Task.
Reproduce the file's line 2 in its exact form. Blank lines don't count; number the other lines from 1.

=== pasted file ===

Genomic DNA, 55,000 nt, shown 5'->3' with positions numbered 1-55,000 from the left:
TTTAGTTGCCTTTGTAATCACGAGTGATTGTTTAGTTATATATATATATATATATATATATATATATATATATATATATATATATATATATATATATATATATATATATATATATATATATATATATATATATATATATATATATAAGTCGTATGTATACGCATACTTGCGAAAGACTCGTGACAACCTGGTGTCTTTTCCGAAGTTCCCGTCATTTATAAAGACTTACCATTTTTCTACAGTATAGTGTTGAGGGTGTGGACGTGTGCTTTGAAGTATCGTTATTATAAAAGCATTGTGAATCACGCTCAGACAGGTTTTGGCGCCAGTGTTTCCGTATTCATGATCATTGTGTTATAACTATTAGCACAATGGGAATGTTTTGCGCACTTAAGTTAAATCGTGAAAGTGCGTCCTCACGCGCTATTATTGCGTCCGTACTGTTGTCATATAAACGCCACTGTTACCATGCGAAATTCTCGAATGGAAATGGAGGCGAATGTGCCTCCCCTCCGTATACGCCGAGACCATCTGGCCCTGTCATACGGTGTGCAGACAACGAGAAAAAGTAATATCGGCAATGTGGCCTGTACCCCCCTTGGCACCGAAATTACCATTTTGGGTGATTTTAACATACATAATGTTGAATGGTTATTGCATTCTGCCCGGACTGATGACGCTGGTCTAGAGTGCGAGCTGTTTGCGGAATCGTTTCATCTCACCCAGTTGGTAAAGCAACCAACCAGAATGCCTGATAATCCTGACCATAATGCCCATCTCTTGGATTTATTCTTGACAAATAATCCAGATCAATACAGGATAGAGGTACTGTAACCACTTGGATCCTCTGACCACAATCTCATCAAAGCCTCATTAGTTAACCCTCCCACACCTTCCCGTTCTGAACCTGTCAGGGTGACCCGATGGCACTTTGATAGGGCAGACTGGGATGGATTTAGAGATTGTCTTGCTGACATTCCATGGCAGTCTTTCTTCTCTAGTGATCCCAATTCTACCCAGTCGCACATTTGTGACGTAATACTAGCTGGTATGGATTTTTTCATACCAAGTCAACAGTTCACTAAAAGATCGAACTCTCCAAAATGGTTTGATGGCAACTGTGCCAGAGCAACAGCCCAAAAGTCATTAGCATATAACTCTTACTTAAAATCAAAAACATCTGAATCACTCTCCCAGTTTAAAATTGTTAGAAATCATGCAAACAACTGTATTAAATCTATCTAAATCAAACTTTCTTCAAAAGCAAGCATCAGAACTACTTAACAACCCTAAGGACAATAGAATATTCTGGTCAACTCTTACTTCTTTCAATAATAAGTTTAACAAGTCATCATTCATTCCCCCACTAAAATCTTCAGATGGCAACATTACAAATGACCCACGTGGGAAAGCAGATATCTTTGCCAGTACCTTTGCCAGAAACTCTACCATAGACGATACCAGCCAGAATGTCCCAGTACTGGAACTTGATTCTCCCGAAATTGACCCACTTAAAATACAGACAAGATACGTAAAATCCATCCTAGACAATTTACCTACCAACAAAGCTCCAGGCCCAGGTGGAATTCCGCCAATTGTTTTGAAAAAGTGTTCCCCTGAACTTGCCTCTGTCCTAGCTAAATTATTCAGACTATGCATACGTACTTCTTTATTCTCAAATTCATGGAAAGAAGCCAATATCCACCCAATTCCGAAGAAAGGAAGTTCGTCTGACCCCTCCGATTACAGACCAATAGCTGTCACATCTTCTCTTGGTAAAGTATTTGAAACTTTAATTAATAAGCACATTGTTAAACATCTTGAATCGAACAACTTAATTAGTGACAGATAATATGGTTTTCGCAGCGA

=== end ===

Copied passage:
TTTAGTTGCCTTTGTAATCACGAGTGATTGTTTAGTTATATATATATATATATATATATATATATATATATATATATATATATATATATATATATATATATATATATATATATATATATATATATATATATATATATATATATATAAGTCGTATGTATACGCATACTTGCGAAAGACTCGTGACAACCTGGTGTCTTTTCCGAAGTTCCCGTCATTTATAAAGACTTACCATTTTTCTACAGTATAGTGTTGAGGGTGTGGACGTGTGCTTTGAAGTATCGTTATTATAAAAGCATTGTGAATCACGCTCAGACAGGTTTTGGCGCCAGTGTTTCCGTATTCATGATCATTGTGTTATAACTATTAGCACAATGGGAATGTTTTGCGCACTTAAGTTAAATCGTGAAAGTGCGTCCTCACGCGCTATTATTGCGTCCGTACTGTTGTCATATAAACGCCACTGTTACCATGCGAAATTCTCGAATGGAAATGGAGGCGAATGTGCCTCCCCTCCGTATACGCCGAGACCATCTGGCCCTGTCATACGGTGTGCAGACAACGAGAAAAAGTAATATCGGCAATGTGGCCTGTACCCCCCTTGGCACCGAAATTACCATTTTGGGTGATTTTAACATACATAATGTTGAATGGTTATTGCATTCTGCCCGGACTGATGACGCTGGTCTAGAGTGCGAGCTGTTTGCGGAATCGTTTCATCTCACCCAGTTGGTAAAGCAACCAACCAGAATGCCTGATAATCCTGACCATAATGCCCATCTCTTGGATTTATTCTTGACAAATAATCCAGATCAATACAGGATAGAGGTACTGTAACCACTTGGATCCTCTGACCACAATCTCATCAAAGCCTCATTAGTTAACCCTCCCACACCTTCCCGTTCTGAACCTGTCAGGGTGACCCGATGGCACTTTGATAGGGCAGACTGGGATGGATTTAGAGATTGTCTTGCTGACATTCCATGGCAGTCTTTCTTCTCTAGTGATCCCAATTCTACCCAGTCGCACATTTGTGACGTAATACTAGCTGGTATGGATTTTTTCATACCAAGTCAACAGTTCACTAAAAGATCGAACTCTCCAAAATGGTTTGATGGCAACTGTGCCAGAGCAACAGCCCAAAAGTCATTAGCATATAACTCTTACTTAAAATCAAAAACATCTGAATCACTCTCCCAGTTTAAAATTGTTAGAAATCATGCAAACAACTGTATTAAATCTATCTAAATCAAACTTTCTTCAAAAGCAAGCATCAGAACTACTTAACAACCCTAAGGACAATAGAATATTCTGGTCAACTCTTACTTCTTTCAATAATAAGTTTAACAAGTCATCATTCATTCCCCCACTAAAATCTTCAGATGGCAACATTACAAATGACCCACGTGGGAAAGCAGATATCTTTGCCAGTACCTTTGCCAGAAACTCTACCATAGACGATACCAGCCAGAATGTCCCAGTACTGGAACTTGATTCTCCCGAAATTGACCCACTTAAAATACAGACAAGATACGTAAAATCCATCCTAGACAATTTACCTACCAACAAAGCTCCAGGCCCAGGTGGAATTCCGCCAATTGTTTTGAAAAAGTGTTCCCCTGAACTTGCCTCTGTCCTAGCTAAATTATTCAGACTATGCATACGTACTTCTTTATTCTCAAATTCATGGAAAGAAGCCAATATCCACCCAATTCCGAAGAAAGGAAGTTCGTCTGACCCCTCCGATTACAGACCAATAGCTGTCACATCTTCTCTTGGTAAAGTATTTGAAACTTTAATTAATAAGCACATTGTTAAACATCTTGAATCGAACAACTTAATTAGTGACAGATAATATGGTTTTCGCAGCGA